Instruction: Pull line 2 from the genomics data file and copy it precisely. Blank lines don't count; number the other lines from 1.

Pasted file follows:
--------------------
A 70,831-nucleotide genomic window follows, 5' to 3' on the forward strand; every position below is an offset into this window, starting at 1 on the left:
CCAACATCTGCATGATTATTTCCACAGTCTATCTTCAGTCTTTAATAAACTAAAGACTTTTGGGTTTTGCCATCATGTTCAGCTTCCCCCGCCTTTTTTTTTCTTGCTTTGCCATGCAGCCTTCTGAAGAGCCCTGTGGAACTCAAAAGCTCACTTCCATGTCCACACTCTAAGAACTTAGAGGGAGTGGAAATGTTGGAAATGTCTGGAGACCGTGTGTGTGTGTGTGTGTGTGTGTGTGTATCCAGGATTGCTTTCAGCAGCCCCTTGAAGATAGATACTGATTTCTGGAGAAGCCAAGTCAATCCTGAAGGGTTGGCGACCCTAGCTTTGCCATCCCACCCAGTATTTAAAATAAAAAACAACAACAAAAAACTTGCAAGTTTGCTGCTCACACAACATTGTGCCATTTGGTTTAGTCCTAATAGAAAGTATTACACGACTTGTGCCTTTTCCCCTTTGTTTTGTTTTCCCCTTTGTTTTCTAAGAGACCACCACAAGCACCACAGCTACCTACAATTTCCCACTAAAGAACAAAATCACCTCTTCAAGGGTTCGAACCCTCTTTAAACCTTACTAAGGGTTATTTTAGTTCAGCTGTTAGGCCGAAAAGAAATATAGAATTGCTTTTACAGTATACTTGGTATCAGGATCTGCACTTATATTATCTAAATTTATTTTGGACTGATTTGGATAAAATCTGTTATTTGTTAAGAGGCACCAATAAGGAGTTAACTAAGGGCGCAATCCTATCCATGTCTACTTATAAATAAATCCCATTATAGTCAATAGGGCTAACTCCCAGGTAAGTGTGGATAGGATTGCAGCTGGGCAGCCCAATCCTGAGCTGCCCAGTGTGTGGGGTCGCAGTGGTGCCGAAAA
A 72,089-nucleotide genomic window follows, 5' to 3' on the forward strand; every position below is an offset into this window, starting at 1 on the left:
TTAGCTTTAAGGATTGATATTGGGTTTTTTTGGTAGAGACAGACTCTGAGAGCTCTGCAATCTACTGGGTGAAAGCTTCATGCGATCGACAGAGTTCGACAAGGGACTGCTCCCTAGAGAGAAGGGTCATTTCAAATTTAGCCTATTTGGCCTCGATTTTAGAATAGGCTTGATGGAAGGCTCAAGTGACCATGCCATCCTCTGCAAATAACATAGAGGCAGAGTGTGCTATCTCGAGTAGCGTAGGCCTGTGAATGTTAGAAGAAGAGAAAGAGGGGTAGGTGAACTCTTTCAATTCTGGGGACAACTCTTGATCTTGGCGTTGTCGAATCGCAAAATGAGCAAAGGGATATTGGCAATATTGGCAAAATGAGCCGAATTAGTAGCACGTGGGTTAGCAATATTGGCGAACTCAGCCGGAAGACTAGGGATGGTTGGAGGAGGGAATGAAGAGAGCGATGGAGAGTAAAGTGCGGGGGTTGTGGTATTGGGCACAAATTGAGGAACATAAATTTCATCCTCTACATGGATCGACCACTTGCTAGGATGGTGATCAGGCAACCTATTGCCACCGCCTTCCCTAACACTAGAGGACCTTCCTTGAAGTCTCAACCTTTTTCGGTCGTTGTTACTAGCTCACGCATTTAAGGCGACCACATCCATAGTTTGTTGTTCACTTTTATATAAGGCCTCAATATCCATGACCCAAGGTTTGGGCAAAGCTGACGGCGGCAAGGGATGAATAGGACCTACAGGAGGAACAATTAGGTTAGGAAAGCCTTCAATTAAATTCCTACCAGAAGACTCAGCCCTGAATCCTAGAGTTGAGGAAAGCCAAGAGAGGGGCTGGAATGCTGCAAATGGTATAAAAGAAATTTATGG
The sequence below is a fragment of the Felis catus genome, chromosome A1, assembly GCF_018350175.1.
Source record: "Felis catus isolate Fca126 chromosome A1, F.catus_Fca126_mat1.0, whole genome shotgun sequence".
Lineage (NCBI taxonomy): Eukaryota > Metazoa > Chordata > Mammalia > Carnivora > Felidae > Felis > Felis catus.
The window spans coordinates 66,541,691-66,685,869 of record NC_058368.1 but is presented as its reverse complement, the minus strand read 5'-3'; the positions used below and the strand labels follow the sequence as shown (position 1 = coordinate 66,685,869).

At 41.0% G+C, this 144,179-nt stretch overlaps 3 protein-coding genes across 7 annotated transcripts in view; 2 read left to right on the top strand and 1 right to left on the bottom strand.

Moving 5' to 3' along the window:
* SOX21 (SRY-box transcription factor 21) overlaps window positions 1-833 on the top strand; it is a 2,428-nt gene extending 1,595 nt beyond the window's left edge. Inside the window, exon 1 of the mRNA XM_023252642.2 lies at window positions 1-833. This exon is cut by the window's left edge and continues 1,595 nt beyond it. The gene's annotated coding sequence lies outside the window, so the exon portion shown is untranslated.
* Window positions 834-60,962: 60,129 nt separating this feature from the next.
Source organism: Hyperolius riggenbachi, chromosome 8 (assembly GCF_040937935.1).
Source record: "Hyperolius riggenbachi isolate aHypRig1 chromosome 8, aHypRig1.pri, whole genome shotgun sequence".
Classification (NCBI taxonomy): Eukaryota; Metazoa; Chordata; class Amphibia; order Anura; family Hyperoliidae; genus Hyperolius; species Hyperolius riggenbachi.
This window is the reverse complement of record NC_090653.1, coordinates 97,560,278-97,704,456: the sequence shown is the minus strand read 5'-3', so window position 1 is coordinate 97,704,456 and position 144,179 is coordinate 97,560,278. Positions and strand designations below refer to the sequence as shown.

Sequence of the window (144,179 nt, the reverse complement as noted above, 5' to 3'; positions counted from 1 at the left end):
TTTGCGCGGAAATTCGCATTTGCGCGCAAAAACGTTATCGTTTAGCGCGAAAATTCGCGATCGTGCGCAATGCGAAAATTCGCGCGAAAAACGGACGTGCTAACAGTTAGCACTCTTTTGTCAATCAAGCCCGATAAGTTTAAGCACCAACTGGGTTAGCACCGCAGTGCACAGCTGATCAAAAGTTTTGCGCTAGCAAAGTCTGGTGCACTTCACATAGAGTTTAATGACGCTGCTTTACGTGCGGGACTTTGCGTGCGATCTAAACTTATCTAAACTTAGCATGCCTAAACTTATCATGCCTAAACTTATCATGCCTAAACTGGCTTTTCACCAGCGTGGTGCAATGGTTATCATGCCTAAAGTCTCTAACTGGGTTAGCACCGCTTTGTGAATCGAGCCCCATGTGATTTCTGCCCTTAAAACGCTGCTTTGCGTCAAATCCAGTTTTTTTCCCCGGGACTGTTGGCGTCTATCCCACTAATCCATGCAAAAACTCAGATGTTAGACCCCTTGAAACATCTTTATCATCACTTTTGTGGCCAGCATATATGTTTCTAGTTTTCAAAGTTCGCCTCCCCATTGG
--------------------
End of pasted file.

CCAACATCTGCATGATTATTTCCACAGTCTATCTTCAGTCTTTAATAAACTAAAGACTTTTGGGTTTTGCCATCATGTTCAGCTTCCCCCGCCTTTTTTTTTCTTGCTTTGCCATGCAGCCTTCTGAAGAGCCCTGTGGAACTCAAAAGCTCACTTCCATGTCCACACTCTAAGAACTTAGAGGGAGTGGAAATGTTGGAAATGTCTGGAGACCGTGTGTGTGTGTGTGTGTGTGTGTGTGTATCCAGGATTGCTTTCAGCAGCCCCTTGAAGATAGATACTGATTTCTGGAGAAGCCAAGTCAATCCTGAAGGGTTGGCGACCCTAGCTTTGCCATCCCACCCAGTATTTAAAATAAAAAACAACAACAAAAAACTTGCAAGTTTGCTGCTCACACAACATTGTGCCATTTGGTTTAGTCCTAATAGAAAGTATTACACGACTTGTGCCTTTTCCCCTTTGTTTTGTTTTCCCCTTTGTTTTCTAAGAGACCACCACAAGCACCACAGCTACCTACAATTTCCCACTAAAGAACAAAATCACCTCTTCAAGGGTTCGAACCCTCTTTAAACCTTACTAAGGGTTATTTTAGTTCAGCTGTTAGGCCGAAAAGAAATATAGAATTGCTTTTACAGTATACTTGGTATCAGGATCTGCACTTATATTATCTAAATTTATTTTGGACTGATTTGGATAAAATCTGTTATTTGTTAAGAGGCACCAATAAGGAGTTAACTAAGGGCGCAATCCTATCCATGTCTACTTATAAATAAATCCCATTATAGTCAATAGGGCTAACTCCCAGGTAAGTGTGGATAGGATTGCAGCTGGGCAGCCCAATCCTGAGCTGCCCAGTGTGTGGGGTCGCAGTGGTGCCGAAAA